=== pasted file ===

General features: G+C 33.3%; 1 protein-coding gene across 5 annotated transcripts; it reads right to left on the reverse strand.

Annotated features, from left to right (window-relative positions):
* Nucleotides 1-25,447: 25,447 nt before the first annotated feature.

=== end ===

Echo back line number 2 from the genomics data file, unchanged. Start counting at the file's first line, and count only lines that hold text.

Annotated features, from left to right (window-relative positions):